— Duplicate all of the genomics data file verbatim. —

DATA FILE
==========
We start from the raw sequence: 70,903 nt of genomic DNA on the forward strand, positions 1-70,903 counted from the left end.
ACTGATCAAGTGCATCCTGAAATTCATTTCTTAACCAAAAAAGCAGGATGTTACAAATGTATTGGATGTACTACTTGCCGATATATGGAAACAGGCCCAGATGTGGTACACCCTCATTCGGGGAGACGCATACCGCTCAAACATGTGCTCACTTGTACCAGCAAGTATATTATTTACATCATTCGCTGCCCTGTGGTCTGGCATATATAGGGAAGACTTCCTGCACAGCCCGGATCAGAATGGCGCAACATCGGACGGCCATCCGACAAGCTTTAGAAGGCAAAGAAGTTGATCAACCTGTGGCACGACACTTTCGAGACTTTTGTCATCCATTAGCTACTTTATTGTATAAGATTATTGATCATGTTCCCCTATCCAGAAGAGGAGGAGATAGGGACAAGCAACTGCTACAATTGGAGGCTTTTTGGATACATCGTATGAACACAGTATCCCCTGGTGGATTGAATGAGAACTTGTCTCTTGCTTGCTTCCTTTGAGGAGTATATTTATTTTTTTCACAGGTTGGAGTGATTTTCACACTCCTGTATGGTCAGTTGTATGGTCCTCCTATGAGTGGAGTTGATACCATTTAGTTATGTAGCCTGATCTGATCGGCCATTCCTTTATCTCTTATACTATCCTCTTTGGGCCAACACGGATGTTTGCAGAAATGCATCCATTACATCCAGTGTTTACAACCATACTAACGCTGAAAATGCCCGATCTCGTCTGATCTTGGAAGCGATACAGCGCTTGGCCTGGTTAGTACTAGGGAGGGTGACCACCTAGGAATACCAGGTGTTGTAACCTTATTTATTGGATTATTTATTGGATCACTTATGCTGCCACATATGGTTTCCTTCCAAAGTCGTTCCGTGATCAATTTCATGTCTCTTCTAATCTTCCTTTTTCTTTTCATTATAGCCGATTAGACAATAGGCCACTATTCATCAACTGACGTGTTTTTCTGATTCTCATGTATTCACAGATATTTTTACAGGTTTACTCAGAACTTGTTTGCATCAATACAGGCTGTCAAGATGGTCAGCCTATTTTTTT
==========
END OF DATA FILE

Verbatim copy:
We start from the raw sequence: 70,903 nt of genomic DNA on the forward strand, positions 1-70,903 counted from the left end.
ACTGATCAAGTGCATCCTGAAATTCATTTCTTAACCAAAAAAGCAGGATGTTACAAATGTATTGGATGTACTACTTGCCGATATATGGAAACAGGCCCAGATGTGGTACACCCTCATTCGGGGAGACGCATACCGCTCAAACATGTGCTCACTTGTACCAGCAAGTATATTATTTACATCATTCGCTGCCCTGTGGTCTGGCATATATAGGGAAGACTTCCTGCACAGCCCGGATCAGAATGGCGCAACATCGGACGGCCATCCGACAAGCTTTAGAAGGCAAAGAAGTTGATCAACCTGTGGCACGACACTTTCGAGACTTTTGTCATCCATTAGCTACTTTATTGTATAAGATTATTGATCATGTTCCCCTATCCAGAAGAGGAGGAGATAGGGACAAGCAACTGCTACAATTGGAGGCTTTTTGGATACATCGTATGAACACAGTATCCCCTGGTGGATTGAATGAGAACTTGTCTCTTGCTTGCTTCCTTTGAGGAGTATATTTATTTTTTTCACAGGTTGGAGTGATTTTCACACTCCTGTATGGTCAGTTGTATGGTCCTCCTATGAGTGGAGTTGATACCATTTAGTTATGTAGCCTGATCTGATCGGCCATTCCTTTATCTCTTATACTATCCTCTTTGGGCCAACACGGATGTTTGCAGAAATGCATCCATTACATCCAGTGTTTACAACCATACTAACGCTGAAAATGCCCGATCTCGTCTGATCTTGGAAGCGATACAGCGCTTGGCCTGGTTAGTACTAGGGAGGGTGACCACCTAGGAATACCAGGTGTTGTAACCTTATTTATTGGATTATTTATTGGATCACTTATGCTGCCACATATGGTTTCCTTCCAAAGTCGTTCCGTGATCAATTTCATGTCTCTTCTAATCTTCCTTTTTCTTTTCATTATAGCCGATTAGACAATAGGCCACTATTCATCAACTGACGTGTTTTTCTGATTCTCATGTATTCACAGATATTTTTACAGGTTTACTCAGAACTTGTTTGCATCAATACAGGCTGTCAAGATGGTCAGCCTATTTTTTT